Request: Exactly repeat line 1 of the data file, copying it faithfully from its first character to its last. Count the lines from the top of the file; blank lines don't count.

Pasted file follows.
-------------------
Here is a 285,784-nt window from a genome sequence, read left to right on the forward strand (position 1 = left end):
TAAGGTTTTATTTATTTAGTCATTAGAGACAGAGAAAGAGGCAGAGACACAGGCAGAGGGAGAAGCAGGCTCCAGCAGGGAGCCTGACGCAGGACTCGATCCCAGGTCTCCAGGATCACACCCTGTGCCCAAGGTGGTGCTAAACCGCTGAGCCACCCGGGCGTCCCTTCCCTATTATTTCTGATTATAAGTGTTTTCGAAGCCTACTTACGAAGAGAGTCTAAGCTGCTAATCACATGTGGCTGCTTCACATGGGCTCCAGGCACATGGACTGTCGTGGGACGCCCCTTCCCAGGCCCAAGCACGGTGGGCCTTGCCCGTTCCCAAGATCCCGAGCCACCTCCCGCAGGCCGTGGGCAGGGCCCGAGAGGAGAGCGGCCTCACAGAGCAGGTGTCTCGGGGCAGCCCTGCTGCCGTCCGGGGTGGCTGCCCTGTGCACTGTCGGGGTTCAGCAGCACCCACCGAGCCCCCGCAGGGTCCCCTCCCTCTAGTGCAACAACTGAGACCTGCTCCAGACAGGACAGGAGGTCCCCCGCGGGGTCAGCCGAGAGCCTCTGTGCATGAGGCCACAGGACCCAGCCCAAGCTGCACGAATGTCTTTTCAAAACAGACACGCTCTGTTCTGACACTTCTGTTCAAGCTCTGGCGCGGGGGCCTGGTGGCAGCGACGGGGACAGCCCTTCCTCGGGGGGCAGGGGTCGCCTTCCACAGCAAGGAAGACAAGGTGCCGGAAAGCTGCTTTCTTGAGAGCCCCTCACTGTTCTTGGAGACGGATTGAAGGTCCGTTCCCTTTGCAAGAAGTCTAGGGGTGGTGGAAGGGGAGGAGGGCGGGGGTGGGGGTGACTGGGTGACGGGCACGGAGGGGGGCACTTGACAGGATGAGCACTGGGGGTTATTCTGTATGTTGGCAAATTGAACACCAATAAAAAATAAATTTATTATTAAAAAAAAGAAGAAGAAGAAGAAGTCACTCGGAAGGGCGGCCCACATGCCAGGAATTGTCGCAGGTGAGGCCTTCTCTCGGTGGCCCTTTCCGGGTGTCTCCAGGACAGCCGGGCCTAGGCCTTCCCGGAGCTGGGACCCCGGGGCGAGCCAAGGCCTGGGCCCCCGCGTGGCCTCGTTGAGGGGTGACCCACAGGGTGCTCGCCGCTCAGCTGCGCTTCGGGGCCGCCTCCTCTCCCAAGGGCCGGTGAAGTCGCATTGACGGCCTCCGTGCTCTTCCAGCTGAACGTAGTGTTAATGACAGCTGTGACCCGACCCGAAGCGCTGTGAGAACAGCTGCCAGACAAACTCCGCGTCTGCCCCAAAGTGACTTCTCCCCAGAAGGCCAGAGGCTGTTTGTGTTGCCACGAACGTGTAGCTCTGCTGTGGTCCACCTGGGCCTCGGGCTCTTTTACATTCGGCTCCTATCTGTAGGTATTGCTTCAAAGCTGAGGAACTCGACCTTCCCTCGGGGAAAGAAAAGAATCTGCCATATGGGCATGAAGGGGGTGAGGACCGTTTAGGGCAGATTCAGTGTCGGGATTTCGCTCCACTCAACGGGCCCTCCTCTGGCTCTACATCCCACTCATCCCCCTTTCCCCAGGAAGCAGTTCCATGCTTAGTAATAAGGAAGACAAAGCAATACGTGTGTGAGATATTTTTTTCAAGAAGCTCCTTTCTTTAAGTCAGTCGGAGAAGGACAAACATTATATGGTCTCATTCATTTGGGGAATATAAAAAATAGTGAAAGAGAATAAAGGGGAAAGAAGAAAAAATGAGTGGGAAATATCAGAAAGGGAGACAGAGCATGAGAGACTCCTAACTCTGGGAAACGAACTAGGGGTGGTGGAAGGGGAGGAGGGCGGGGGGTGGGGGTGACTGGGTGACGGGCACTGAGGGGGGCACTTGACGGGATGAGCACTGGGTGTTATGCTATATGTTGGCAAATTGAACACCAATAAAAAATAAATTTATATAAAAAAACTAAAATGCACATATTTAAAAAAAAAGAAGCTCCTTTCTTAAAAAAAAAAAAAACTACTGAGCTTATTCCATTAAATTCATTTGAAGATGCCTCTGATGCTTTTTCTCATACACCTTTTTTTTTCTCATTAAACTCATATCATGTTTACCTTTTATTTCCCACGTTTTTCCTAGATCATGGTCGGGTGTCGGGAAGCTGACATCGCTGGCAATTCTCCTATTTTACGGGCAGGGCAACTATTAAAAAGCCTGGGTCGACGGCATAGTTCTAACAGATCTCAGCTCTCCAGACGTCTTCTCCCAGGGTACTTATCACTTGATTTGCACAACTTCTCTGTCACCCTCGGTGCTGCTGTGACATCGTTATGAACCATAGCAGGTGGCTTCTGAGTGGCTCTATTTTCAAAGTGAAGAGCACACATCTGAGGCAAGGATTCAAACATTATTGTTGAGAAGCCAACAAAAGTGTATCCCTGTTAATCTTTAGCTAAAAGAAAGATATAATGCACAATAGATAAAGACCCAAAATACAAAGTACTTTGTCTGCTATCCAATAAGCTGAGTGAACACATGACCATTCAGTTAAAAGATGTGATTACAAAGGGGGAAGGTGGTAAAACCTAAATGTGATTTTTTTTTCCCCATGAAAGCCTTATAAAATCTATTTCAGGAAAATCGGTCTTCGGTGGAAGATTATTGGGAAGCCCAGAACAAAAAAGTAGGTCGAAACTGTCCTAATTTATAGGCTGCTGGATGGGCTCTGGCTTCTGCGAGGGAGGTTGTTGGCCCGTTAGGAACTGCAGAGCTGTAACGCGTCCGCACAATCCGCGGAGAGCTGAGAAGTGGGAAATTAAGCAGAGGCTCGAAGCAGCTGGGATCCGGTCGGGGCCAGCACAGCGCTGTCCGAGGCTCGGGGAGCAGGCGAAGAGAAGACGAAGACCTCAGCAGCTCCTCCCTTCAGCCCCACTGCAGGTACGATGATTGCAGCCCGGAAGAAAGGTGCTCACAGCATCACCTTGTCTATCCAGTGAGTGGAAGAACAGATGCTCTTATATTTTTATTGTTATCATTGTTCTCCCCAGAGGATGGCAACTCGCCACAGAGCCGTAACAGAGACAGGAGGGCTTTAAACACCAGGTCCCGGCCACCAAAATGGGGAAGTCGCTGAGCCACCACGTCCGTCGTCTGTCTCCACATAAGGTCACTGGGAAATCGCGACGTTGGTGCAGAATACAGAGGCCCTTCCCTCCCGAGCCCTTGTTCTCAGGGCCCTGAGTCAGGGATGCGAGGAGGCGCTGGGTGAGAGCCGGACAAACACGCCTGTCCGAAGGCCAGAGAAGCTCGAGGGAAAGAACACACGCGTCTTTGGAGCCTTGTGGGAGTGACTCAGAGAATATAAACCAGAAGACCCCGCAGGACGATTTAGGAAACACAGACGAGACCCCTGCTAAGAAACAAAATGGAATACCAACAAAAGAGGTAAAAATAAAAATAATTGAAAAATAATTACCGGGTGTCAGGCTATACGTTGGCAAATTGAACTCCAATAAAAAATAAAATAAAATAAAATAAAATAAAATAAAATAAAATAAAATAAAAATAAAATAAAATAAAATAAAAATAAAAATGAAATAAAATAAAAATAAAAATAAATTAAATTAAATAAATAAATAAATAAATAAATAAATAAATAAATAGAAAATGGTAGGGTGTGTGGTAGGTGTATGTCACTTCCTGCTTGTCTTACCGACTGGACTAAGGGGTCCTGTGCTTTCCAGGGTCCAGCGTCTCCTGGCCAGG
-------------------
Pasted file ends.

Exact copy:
Here is a 285,784-nt window from a genome sequence, read left to right on the forward strand (position 1 = left end):